Rosh Hashanah, the Jewish New Year, begins at sundown on Sunday, Sept. 16 and goes until sundown on Tuesday, Sept. 18.
Every year, Jewish families gather together to celebrate the occasion with traditional foods. Here are a few recipes for a great side dish and dessert.
Mama Betty’s Noodle Kugel (serves 8 as a side dish)
Mama Betty is my paternal grandmother and was the very personification of the notion that food = love, in spite of this not being a sweet kugel. This is one of my absolute favorite foods!
- 12 oz. package of wide egg noodles, cooked al dente
- ¼ lb. (one stick) butter, cut up into tablespoons
- 3 eggs, separated
- 1 pt. sour cream
- Salt to taste
- 4 Tbsp. butter, cut into small pieces
- Preheat oven to 400°F
- Mix ¼ lb. butter with hot noodles.
- Add egg yolks, 3 Tbsp. sour cream, and salt.
- Mix well.
- Beat egg whites until they form stiff peaks and gently fold into noodle mixture.
- Grease 2 qt. dish and pour in noodle mixture.
- Spread with remaining sour cream.
- Dot with remaining butter.
- Bake for 1 hour at 400°. Kugel should be crispy on top and around edges.
- Cool for 10 minutes before serving.
Apple Crumble (serves 6 – 8)
Apples are a traditional food for Rosh Hashanah, particularly when served with honey. The apple reminds us of the fruitfulness of life, and the honey represents sweetness. Together, they represent the hope for a sweet year and a sweet life. This recipe uses brown sugar instead of honey, but the idea is the same.
- 1 cup firmly packed light brown sugar
- ½ cup all-purpose flour
- ½ cup whole wheat flour (you can use all whole wheat or all-purpose if desired)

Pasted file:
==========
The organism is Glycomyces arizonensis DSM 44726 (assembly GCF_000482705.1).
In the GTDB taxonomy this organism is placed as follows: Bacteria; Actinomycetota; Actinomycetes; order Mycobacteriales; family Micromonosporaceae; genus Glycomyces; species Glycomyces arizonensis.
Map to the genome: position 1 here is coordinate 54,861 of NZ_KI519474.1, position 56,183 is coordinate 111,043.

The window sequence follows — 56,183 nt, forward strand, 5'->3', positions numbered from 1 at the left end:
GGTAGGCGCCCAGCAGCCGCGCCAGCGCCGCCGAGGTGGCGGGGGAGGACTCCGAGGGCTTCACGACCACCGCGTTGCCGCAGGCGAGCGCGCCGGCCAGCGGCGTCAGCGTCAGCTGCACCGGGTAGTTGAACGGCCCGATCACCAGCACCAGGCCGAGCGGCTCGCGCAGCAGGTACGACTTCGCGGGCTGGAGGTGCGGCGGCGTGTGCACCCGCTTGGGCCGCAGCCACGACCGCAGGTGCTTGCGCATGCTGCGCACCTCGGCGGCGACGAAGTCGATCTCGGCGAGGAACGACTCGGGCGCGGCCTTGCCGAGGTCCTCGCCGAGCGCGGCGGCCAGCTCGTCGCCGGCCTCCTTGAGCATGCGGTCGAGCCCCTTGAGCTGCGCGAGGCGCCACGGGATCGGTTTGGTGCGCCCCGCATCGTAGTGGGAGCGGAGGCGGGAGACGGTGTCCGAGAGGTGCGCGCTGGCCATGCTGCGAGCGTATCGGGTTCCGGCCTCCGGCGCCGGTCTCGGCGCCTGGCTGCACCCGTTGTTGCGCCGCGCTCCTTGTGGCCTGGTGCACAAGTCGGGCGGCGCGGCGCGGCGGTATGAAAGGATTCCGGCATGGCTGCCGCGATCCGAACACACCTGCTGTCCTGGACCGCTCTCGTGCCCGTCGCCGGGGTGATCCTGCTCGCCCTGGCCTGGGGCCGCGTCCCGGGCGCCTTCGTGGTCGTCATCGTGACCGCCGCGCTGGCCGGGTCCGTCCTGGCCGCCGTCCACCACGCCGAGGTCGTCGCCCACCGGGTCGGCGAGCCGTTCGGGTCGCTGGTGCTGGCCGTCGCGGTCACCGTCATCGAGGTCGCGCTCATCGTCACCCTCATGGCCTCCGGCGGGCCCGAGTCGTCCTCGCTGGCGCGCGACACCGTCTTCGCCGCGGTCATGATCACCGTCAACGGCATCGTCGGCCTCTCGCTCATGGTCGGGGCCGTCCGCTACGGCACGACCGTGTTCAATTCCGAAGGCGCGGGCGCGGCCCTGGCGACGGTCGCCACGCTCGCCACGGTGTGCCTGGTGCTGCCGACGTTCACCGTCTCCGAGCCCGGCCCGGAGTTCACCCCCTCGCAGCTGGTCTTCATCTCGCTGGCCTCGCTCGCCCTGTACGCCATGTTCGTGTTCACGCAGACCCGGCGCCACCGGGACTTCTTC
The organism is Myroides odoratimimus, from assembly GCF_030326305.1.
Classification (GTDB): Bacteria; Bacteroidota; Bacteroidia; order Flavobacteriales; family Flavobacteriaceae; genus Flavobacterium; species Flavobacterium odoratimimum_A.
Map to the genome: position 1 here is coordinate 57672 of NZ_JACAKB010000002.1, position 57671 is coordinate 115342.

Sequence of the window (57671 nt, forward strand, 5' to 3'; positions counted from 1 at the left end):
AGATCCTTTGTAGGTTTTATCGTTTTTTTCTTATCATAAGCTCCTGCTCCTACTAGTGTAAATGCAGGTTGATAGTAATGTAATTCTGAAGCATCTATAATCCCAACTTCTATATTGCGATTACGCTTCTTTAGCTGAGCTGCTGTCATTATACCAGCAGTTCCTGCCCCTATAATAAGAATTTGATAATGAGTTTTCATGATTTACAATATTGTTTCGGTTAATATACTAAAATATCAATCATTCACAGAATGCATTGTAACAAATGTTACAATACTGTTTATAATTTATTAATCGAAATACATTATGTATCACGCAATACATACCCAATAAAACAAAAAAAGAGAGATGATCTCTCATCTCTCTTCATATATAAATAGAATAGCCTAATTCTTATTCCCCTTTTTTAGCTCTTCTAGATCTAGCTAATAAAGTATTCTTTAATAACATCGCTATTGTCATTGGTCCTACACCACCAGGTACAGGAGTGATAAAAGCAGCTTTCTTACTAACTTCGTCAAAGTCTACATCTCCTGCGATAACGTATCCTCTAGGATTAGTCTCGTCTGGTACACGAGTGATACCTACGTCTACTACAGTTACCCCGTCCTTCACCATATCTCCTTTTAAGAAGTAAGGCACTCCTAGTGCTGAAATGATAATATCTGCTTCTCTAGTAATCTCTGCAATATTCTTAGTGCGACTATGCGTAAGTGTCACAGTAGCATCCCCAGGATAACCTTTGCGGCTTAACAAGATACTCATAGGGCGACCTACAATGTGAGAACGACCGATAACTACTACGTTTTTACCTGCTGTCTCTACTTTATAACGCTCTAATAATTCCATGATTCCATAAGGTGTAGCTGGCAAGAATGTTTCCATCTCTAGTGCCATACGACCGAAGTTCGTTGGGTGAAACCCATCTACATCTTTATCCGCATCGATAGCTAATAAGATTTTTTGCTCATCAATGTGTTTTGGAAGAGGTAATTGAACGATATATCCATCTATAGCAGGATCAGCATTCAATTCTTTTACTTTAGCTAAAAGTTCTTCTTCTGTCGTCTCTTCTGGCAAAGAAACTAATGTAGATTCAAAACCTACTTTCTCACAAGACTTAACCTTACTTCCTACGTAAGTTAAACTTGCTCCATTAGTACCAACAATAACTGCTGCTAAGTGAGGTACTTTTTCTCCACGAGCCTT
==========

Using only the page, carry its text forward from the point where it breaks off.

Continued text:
- 2 teaspoons ground cinnamon
- ½ teaspoon salt
- ¼ pound (1 stick) cold butter (may use margarine to make this vegan or parve)
- 6 – 7 (2 – 21/2 pounds total) Golden Delicious apples
- 2 teaspoons lemon juice
- Preheat oven to 350°.
- Lightly grease an 8- or 9-inch square baking dish.
- In a small bowl, whisk together sugar, flours, salt and 1 teaspoon of cinnamon. With your fingers, a fork or a pastry blender, blend in butter until it forms large clumps. Set crumble mixture aside.
- Using an apple corer (or a sharp knife if you don’t have a corer), remove apple cores and segment apples into thin slices.
- Put apple segments into a bowl large enough to move them around a bit and toss with remaining teaspoon of cinnamon, and lemon juice.
- Spread apple mixture in baking dish and top with crumble mixture.
- Put baking dish on a cookie sheet to avoid spill over onto oven floor.
- Bake for 50 – 60 minutes or until crumble is lightly browned and apples are tender. Let cool at least 30 minutes before serving.
- Top with ice cream or whipped cream if desired.
The traditional Hebrew greeting for Rosh Hashanah is L’Shanah Tovah Tikatevu or “May you be inscribed (in the Book of Life) for a good year.” In Yiddish, we say Gut Yuntif or “Happy holiday.” Either way, I wish you and your families the happiest of New Years!